John Jackson paints the sad and funny ways tech consumes our lives
For a long time, Nashville artist John Jackson dodged technology. Avoided cell phones while working as a bassist for a couple of traveling acts. Shunned social media while throwing one of the longest running parties in Nashville, Johnny Jackson's Soul Satisfaction, which hosted Justin Timberlake and other big stars.
Then he gave in. Wanting to promote the 10th anniversary of his party in 2004, he lugged home his first computer, and plugged it in, and then the circuits started to wrap him up in their web.
Passwords. Crashes. Spinning wheels. Hard drives. All the headaches and gum and molasses of a life tied to tech.
"I went from skipping through life freely to sitting behind a fucking device for hours and hours getting stressed out," he says.
As his own resentment brewed, he surveilled folks around him.
"I started noticing in real life how people were completely compelled and distracted by their devices, and not paying attention to each other," he says.
In 2010, wanting to vent his internal turmoil, he started on a five-year project to capture this moment we live in. The result was his Technology Series. It's a couple dozen cynically funny canvases that perfectly capture the way technology has captured our eyeballs and attentions. In essence: we'd rather chat than talk, and we'd rather text than fuck.
Many of these paintings came dead straight from his life. Let's let Jackson tell us the story behind a few of the paintings, now on sale through the Rymer Gallery In Nashville.
"I was battling with myself, with my life before tech devices and life after tech devices. I was at dinner and a couple was sitting across from each other and they're both on their devices. In the painting, I just sort of exaggerated the theme a little bit by putting two upside down nudes. It's like, 'I'm standing upside down nude in front of you and you're still looking at your phone.'"
4th of July
"That's my son. I was driving him back to his mom's house one night, and he was on my phone, and there were some fireworks going on off the distance. I was like, "Check it out, fireworks!" He looked up for a second and then went back to his phone. You're missing the actual experience of life right in front of you."
"That's pretty much me. I was having sex with my girlfriend in that position, and there was a football game on TV, and I was watching the football game. And somehow she sensed it, and turned her head up toward me and said, "Are you watching the fucking football game?" I was, "No no no!" (Laughs.) It's two great experiences combined. All I needed was some nachos and then it would have been perfect. (Laughs again.) Then again, I suppose that if we had been in opposite positions, and if she was the one who was disengaged, I don't know how it would have been for me."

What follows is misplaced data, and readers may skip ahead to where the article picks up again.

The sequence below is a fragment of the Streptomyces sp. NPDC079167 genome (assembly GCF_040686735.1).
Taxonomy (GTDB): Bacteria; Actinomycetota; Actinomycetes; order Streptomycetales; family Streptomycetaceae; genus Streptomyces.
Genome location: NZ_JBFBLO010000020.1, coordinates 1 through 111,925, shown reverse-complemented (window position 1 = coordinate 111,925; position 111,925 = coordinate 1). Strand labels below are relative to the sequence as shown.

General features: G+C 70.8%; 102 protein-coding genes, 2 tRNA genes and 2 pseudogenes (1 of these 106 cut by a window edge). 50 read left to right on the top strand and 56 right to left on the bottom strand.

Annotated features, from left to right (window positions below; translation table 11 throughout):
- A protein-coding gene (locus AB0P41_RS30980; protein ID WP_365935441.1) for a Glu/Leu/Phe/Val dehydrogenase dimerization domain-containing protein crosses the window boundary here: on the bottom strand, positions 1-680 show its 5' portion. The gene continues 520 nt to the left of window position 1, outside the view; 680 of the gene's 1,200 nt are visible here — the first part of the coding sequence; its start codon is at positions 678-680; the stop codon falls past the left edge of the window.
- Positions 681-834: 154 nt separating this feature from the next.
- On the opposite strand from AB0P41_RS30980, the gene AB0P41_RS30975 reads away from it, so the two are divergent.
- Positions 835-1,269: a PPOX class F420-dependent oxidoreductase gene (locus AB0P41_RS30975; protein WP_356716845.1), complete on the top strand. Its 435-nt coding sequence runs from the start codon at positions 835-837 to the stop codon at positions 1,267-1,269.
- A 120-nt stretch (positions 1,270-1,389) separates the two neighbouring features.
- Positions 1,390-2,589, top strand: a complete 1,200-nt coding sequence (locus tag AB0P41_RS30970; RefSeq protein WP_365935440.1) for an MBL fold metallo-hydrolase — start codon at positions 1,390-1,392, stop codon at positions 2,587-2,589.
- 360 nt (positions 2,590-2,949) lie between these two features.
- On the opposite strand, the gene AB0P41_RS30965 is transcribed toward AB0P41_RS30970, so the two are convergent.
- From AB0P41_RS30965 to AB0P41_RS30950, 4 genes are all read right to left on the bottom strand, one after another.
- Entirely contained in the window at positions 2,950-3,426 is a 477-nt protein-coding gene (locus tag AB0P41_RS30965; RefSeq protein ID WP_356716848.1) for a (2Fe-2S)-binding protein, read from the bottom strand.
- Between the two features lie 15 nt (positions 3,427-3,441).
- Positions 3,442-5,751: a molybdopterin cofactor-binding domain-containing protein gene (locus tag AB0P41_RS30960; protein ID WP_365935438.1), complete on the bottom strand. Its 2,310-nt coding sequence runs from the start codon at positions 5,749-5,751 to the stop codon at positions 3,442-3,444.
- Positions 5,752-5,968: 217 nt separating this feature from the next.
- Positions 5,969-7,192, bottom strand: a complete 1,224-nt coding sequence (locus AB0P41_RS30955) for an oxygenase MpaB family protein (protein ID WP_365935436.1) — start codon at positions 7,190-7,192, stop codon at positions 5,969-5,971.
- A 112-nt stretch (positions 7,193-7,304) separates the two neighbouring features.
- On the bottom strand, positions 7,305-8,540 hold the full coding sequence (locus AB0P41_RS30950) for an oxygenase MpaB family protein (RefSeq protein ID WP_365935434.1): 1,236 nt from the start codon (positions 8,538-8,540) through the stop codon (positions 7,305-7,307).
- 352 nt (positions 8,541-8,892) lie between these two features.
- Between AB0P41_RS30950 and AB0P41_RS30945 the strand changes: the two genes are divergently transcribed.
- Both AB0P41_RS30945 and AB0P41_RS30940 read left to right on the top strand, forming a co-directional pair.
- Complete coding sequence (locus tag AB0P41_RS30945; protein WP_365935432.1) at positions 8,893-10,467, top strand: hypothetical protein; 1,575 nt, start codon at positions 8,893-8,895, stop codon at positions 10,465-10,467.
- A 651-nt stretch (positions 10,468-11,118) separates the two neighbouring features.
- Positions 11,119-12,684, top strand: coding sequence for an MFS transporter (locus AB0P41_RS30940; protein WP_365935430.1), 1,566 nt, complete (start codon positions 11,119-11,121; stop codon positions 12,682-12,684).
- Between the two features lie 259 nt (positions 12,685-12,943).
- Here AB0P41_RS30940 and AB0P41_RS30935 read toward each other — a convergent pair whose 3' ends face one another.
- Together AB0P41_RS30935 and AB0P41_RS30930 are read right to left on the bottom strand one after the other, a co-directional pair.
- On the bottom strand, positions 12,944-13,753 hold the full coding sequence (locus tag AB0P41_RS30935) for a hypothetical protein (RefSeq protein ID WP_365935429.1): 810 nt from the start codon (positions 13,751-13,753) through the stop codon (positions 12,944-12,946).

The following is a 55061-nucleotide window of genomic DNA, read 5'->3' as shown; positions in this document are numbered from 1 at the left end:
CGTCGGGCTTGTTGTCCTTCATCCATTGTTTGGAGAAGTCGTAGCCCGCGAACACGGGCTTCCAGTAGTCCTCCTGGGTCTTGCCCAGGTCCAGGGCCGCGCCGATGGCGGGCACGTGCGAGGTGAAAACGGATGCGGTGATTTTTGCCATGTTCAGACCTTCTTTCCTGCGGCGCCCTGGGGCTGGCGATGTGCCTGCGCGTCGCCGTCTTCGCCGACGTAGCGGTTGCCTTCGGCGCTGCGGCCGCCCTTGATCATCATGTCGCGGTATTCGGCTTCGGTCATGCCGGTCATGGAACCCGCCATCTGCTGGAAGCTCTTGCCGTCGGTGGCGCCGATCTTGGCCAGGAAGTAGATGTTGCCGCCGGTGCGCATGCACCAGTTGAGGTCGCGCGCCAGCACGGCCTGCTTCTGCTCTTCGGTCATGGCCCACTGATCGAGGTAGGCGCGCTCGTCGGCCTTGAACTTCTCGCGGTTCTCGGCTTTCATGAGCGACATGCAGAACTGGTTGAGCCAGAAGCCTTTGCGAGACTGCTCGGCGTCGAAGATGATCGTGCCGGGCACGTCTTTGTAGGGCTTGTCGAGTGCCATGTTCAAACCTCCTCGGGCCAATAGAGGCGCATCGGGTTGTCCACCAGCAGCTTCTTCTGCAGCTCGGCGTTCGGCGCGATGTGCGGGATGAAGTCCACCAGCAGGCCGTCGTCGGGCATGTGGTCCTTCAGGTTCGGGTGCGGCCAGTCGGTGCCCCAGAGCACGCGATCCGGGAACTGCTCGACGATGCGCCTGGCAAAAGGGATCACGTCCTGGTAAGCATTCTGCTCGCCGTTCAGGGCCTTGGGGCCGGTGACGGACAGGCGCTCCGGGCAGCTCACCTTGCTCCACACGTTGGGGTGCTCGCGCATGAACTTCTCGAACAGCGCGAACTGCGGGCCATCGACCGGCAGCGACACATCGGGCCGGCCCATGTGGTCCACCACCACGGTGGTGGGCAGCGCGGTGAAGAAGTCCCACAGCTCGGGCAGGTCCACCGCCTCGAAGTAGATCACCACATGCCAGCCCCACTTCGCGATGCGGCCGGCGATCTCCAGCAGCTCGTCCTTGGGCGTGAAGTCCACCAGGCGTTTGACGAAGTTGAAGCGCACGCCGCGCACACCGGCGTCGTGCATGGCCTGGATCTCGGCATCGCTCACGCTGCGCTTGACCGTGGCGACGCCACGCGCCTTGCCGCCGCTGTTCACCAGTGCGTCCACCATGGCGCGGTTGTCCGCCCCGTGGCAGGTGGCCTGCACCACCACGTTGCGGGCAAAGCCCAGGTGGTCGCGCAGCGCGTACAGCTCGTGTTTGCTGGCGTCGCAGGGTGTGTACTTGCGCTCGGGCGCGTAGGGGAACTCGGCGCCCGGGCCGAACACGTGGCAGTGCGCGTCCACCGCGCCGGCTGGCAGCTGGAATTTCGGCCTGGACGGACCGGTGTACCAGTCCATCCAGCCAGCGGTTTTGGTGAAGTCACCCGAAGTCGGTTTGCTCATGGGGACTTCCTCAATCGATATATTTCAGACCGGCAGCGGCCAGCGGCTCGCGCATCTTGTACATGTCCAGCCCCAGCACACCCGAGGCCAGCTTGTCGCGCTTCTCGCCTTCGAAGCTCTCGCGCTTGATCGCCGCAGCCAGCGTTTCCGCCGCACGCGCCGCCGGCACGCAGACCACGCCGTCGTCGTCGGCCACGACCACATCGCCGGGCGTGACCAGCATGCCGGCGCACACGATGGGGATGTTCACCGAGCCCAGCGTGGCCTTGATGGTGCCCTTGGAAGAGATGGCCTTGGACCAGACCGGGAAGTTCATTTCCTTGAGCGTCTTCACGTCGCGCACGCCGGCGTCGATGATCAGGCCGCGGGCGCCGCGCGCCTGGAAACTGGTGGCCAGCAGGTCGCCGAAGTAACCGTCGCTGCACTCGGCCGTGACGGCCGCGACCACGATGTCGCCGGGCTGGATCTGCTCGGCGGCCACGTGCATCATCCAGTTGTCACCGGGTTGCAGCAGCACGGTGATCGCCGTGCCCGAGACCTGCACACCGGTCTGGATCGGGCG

"I was going to paint a woman who was looking at her computer while she was breastfeeding, ignoring her baby. Then I decided it would be more interesting if it was the baby. Because even babies are attracted to the screens. Cradle to grave. That hypnotic effect of the glowing screen."
Girl with a Pearl Cell Phone Case
"That was right around when that movie, 'Girl with the Pearl Earring,' was coming out. It's that old Vermeer, of course. I was thinking about that painting, and that movie, and I was just sort of putting the two together, throwing art history into the mix of contemporary culture. If that girl was around today, she'd have a cell phone at her ear."
"The real painting that the pinwheel is covering up, The Hay Wain, is the second most popular English painting. In the foreground of the real painting is a wagon crossing a river. The main focus of the painting. And the pinwheel is covering up that wagon. Sometimes when you have a spinning pinwheel on your computer, the main subject of your life, the thing you're trying to focus on, writing a letter or whatever, gets replaced by this spinning pinwheel of death. Your whole life is shut down and you have to deal with that spinning pinwheel."
The series has gotten a huge reaction, including interviews and features in magazines like this one.
"I think I've hit a nerve," Jackson says. "It's something universal. I took this anxious stress I was feeling, and channeled it into something positive and something people could enjoy."
Jackson's even heard about people switching up their behavior because of these paintings, dropping the phone when they're with their baes.
Jackson himself has moved on from the tech series to doing more abstract works, but the series changed his behavior. And so even though he can't time travel back to his pre-tech days, and he Instagrams, and he's got a MacBook Pro and an iPhone 6, he turns the ringer off and put the phone to the side when he's with his girlfriend, and tries not to fuck and watch football at the same time.
"You can have both tech and people," Jackson says. "I can have time relating one on one, in a very human personal manner, and then still have time with my beloved tech devices."
John Jackson proves: once you pick up tech, it's hard to put back down: but you can try.